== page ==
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Advising group will determine aim, precise meaning of Board of Visitors’ zero tolerance policy

Students, faculty, administrators will decide how zero tolerance is applied

The Board of Visitors unanimously passed a zero-tolerance policy on sexual assault during an emergency session held Nov. 25 in response to the Rolling Stone article detailing the gang rape of a then-first-year student Jackie at a party at Phi Kappa Psi fraternity.

Board member Helen Dragas proposed the zero-tolerance policy.

“A lot of us on the Board were shocked to learn of this problem and how poorly it had been addressed to date,” Dragas said in an email. “We need a concrete action plan and a permanent culture change on campus. Anything less will be a failure.”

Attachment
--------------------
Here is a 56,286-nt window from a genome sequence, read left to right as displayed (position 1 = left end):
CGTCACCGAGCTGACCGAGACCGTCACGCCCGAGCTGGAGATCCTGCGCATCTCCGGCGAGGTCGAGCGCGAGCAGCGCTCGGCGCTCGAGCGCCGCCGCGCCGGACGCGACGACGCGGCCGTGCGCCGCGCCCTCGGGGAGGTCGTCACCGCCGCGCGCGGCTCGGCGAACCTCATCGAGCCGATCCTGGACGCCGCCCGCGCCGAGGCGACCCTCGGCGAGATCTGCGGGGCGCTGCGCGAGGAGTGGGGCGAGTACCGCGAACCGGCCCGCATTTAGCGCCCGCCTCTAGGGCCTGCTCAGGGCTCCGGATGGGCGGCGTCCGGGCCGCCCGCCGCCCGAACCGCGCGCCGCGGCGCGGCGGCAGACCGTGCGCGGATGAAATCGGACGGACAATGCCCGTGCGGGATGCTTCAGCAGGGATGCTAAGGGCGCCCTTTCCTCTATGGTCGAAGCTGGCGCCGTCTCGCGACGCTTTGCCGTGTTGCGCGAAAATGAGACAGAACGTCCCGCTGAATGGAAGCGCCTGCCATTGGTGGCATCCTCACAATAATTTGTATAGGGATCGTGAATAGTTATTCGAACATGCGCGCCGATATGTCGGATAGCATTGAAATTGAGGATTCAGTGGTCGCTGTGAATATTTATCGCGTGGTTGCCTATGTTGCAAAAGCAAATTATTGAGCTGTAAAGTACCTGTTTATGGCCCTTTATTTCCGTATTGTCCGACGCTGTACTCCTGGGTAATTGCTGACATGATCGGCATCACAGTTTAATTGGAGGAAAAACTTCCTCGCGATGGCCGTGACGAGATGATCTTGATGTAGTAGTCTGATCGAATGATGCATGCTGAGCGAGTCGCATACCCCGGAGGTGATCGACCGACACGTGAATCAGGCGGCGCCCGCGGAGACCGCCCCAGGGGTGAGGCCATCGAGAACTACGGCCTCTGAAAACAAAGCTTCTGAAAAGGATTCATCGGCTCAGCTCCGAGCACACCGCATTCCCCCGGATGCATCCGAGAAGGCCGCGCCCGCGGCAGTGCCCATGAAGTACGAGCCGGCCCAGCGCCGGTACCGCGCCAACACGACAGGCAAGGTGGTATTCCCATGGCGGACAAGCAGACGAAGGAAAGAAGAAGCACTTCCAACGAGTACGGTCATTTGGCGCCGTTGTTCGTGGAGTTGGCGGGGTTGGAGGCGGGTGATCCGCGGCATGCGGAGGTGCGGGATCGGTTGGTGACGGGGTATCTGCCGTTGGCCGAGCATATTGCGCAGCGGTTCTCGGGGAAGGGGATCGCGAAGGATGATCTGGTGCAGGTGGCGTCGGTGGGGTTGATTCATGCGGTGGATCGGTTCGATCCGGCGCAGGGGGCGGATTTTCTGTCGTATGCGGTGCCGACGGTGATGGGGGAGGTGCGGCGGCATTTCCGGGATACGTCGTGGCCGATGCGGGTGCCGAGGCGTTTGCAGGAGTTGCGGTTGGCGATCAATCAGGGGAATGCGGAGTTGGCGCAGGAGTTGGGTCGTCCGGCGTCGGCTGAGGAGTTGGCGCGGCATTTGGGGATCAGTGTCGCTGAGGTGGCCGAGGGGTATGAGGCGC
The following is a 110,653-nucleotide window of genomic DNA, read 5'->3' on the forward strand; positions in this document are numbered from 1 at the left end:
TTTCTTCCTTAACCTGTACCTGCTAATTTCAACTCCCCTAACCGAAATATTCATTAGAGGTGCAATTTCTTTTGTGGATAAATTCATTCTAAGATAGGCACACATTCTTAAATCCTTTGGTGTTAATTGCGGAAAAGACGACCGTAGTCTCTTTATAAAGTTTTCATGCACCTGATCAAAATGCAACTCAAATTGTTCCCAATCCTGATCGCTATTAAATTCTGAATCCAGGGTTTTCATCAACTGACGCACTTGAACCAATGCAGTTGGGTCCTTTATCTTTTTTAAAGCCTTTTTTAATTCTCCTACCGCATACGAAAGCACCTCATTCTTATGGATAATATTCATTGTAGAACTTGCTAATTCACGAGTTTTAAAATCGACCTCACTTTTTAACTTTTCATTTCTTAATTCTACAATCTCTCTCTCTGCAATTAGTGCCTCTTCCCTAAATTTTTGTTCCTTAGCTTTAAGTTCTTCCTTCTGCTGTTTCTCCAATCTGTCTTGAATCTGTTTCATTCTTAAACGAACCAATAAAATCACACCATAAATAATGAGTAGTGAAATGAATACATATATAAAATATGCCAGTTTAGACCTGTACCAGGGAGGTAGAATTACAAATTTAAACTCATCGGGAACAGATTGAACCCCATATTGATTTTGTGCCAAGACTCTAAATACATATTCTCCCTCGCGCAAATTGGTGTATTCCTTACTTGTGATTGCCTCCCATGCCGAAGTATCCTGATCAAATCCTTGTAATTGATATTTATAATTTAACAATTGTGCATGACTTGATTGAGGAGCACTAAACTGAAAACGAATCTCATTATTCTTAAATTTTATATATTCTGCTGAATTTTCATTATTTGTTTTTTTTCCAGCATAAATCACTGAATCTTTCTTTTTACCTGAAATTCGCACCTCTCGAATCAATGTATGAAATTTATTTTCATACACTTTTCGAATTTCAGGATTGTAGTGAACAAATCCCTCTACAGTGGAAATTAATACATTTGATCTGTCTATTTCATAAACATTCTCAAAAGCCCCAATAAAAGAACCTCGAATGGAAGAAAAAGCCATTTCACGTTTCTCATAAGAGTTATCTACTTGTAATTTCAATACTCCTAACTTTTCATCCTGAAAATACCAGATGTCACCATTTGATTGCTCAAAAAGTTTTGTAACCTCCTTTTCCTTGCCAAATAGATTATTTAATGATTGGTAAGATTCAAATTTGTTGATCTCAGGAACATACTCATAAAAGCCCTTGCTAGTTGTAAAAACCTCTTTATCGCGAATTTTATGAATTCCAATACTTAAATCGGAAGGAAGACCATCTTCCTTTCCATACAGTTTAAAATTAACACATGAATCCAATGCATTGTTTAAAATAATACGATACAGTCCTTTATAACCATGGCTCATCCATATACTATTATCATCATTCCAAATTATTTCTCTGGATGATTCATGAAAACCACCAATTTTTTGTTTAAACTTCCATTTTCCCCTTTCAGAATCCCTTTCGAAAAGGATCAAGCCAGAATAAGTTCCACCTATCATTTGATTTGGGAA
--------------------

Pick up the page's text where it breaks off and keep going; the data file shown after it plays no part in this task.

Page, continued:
The zero-tolerance policy means that once data is received from outside investigators, the Board will direct the administration in making changes, Dragas said. Leaders of the Board have the authority under the Board Manual to impose appropriate penalties, including expulsion.

“I think the tone at the top is critical and all leaders need to commit to zero-tolerance,” Dragas said. “We need every student and every staff and faculty member to embrace a mindset of zero-tolerance. And students need to feel 100 percent supported when they come forward.”

A committee of students, Board members, legal counsel and administrators will meet in the coming weeks to compile policy recommendations for next semester.

University spokesperson McGregor McCance said these recommendations will come in the near future.

“The details of the Board’s zero-tolerance approach and how it is articulated and implemented will be refined in the near term in collaboration with the University administration,” McCance said in an email.

The Board of Visitors’ full statement on sexual assault can be found here.


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